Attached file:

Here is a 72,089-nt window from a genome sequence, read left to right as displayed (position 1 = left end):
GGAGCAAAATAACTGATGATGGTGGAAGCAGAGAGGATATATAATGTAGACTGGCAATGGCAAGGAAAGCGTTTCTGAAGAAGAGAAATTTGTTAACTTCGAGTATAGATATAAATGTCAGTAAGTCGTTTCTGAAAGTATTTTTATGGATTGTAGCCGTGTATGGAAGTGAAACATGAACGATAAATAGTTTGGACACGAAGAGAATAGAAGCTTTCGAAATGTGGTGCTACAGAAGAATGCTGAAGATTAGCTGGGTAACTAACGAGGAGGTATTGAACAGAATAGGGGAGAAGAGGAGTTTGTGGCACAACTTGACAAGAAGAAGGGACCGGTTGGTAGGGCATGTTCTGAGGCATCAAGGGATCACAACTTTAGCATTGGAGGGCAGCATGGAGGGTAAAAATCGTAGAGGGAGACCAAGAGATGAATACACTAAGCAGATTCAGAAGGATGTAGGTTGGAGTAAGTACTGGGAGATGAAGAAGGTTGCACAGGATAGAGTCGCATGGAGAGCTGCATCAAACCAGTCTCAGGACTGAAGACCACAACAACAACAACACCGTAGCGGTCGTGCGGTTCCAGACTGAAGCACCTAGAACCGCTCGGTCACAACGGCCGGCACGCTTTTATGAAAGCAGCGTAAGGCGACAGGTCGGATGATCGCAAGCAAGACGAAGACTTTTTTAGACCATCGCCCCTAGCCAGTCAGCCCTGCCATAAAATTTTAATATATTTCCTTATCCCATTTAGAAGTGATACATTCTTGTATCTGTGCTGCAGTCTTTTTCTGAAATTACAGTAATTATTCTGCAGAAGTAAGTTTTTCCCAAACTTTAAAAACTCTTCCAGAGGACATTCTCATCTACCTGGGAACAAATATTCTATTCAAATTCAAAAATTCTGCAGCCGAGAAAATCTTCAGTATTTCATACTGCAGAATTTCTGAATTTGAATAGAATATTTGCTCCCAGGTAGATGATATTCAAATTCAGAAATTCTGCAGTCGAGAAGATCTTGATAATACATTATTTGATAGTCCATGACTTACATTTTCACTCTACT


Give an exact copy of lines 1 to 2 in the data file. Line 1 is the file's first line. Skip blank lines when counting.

Here is a 72,089-nt window from a genome sequence, read left to right as displayed (position 1 = left end):
GGAGCAAAATAACTGATGATGGTGGAAGCAGAGAGGATATATAATGTAGACTGGCAATGGCAAGGAAAGCGTTTCTGAAGAAGAGAAATTTGTTAACTTCGAGTATAGATATAAATGTCAGTAAGTCGTTTCTGAAAGTATTTTTATGGATTGTAGCCGTGTATGGAAGTGAAACATGAACGATAAATAGTTTGGACACGAAGAGAATAGAAGCTTTCGAAATGTGGTGCTACAGAAGAATGCTGAAGATTAGCTGGGTAACTAACGAGGAGGTATTGAACAGAATAGGGGAGAAGAGGAGTTTGTGGCACAACTTGACAAGAAGAAGGGACCGGTTGGTAGGGCATGTTCTGAGGCATCAAGGGATCACAACTTTAGCATTGGAGGGCAGCATGGAGGGTAAAAATCGTAGAGGGAGACCAAGAGATGAATACACTAAGCAGATTCAGAAGGATGTAGGTTGGAGTAAGTACTGGGAGATGAAGAAGGTTGCACAGGATAGAGTCGCATGGAGAGCTGCATCAAACCAGTCTCAGGACTGAAGACCACAACAACAACAACACCGTAGCGGTCGTGCGGTTCCAGACTGAAGCACCTAGAACCGCTCGGTCACAACGGCCGGCACGCTTTTATGAAAGCAGCGTAAGGCGACAGGTCGGATGATCGCAAGCAAGACGAAGACTTTTTTAGACCATCGCCCCTAGCCAGTCAGCCCTGCCATAAAATTTTAATATATTTCCTTATCCCATTTAGAAGTGATACATTCTTGTATCTGTGCTGCAGTCTTTTTCTGAAATTACAGTAATTATTCTGCAGAAGTAAGTTTTTCCCAAACTTTAAAAACTCTTCCAGAGGACATTCTCATCTACCTGGGAACAAATATTCTATTCAAATTCAAAAATTCTGCAGCCGAGAAAATCTTCAGTATTTCATACTGCAGAATTTCTGAATTTGAATAGAATATTTGCTCCCAGGTAGATGATATTCAAATTCAGAAATTCTGCAGTCGAGAAGATCTTGATAATACATTATTTGATAGTCCATGACTTACATTTTCACTCTACT